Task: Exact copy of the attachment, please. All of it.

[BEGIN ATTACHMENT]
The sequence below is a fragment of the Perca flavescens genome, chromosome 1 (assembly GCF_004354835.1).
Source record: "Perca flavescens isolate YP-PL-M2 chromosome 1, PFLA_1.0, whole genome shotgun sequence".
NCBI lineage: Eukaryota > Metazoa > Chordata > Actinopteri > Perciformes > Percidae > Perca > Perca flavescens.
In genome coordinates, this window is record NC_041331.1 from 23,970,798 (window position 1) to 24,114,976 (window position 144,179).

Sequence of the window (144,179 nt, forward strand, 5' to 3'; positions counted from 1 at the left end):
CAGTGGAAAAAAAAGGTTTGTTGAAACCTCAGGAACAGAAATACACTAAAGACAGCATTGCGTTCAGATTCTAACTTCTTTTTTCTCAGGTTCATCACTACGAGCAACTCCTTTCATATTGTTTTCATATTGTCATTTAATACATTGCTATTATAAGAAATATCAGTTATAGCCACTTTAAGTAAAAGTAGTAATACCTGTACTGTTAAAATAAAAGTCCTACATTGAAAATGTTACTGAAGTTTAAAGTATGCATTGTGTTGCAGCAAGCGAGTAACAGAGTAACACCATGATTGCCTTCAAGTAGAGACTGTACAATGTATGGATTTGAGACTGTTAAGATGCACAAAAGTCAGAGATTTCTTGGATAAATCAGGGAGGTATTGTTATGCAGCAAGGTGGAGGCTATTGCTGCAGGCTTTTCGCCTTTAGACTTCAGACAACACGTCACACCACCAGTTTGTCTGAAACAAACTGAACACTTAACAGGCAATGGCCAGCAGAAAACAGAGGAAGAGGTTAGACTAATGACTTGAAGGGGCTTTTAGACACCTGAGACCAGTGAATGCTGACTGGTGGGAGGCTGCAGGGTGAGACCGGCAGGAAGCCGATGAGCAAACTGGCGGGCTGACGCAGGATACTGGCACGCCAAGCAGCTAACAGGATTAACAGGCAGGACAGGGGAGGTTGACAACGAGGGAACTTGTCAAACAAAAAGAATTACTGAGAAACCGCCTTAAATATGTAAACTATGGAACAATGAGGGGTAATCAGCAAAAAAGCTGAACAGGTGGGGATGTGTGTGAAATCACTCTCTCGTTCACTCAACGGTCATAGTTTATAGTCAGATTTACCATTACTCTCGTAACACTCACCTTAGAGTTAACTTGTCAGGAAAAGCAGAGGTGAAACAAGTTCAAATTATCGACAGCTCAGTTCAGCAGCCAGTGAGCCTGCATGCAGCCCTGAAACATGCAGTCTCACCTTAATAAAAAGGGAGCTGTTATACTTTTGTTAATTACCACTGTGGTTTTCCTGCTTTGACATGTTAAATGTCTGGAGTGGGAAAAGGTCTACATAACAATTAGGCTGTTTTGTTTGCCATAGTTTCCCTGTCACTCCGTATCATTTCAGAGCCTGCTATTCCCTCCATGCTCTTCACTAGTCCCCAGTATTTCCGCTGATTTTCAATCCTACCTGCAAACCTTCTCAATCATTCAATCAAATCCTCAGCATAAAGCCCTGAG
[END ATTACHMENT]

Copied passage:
The sequence below is a fragment of the Perca flavescens genome, chromosome 1 (assembly GCF_004354835.1).
Source record: "Perca flavescens isolate YP-PL-M2 chromosome 1, PFLA_1.0, whole genome shotgun sequence".
NCBI lineage: Eukaryota > Metazoa > Chordata > Actinopteri > Perciformes > Percidae > Perca > Perca flavescens.
In genome coordinates, this window is record NC_041331.1 from 23,970,798 (window position 1) to 24,114,976 (window position 144,179).

Sequence of the window (144,179 nt, forward strand, 5' to 3'; positions counted from 1 at the left end):
CAGTGGAAAAAAAAGGTTTGTTGAAACCTCAGGAACAGAAATACACTAAAGACAGCATTGCGTTCAGATTCTAACTTCTTTTTTCTCAGGTTCATCACTACGAGCAACTCCTTTCATATTGTTTTCATATTGTCATTTAATACATTGCTATTATAAGAAATATCAGTTATAGCCACTTTAAGTAAAAGTAGTAATACCTGTACTGTTAAAATAAAAGTCCTACATTGAAAATGTTACTGAAGTTTAAAGTATGCATTGTGTTGCAGCAAGCGAGTAACAGAGTAACACCATGATTGCCTTCAAGTAGAGACTGTACAATGTATGGATTTGAGACTGTTAAGATGCACAAAAGTCAGAGATTTCTTGGATAAATCAGGGAGGTATTGTTATGCAGCAAGGTGGAGGCTATTGCTGCAGGCTTTTCGCCTTTAGACTTCAGACAACACGTCACACCACCAGTTTGTCTGAAACAAACTGAACACTTAACAGGCAATGGCCAGCAGAAAACAGAGGAAGAGGTTAGACTAATGACTTGAAGGGGCTTTTAGACACCTGAGACCAGTGAATGCTGACTGGTGGGAGGCTGCAGGGTGAGACCGGCAGGAAGCCGATGAGCAAACTGGCGGGCTGACGCAGGATACTGGCACGCCAAGCAGCTAACAGGATTAACAGGCAGGACAGGGGAGGTTGACAACGAGGGAACTTGTCAAACAAAAAGAATTACTGAGAAACCGCCTTAAATATGTAAACTATGGAACAATGAGGGGTAATCAGCAAAAAAGCTGAACAGGTGGGGATGTGTGTGAAATCACTCTCTCGTTCACTCAACGGTCATAGTTTATAGTCAGATTTACCATTACTCTCGTAACACTCACCTTAGAGTTAACTTGTCAGGAAAAGCAGAGGTGAAACAAGTTCAAATTATCGACAGCTCAGTTCAGCAGCCAGTGAGCCTGCATGCAGCCCTGAAACATGCAGTCTCACCTTAATAAAAAGGGAGCTGTTATACTTTTGTTAATTACCACTGTGGTTTTCCTGCTTTGACATGTTAAATGTCTGGAGTGGGAAAAGGTCTACATAACAATTAGGCTGTTTTGTTTGCCATAGTTTCCCTGTCACTCCGTATCATTTCAGAGCCTGCTATTCCCTCCATGCTCTTCACTAGTCCCCAGTATTTCCGCTGATTTTCAATCCTACCTGCAAACCTTCTCAATCATTCAATCAAATCCTCAGCATAAAGCCCTGAG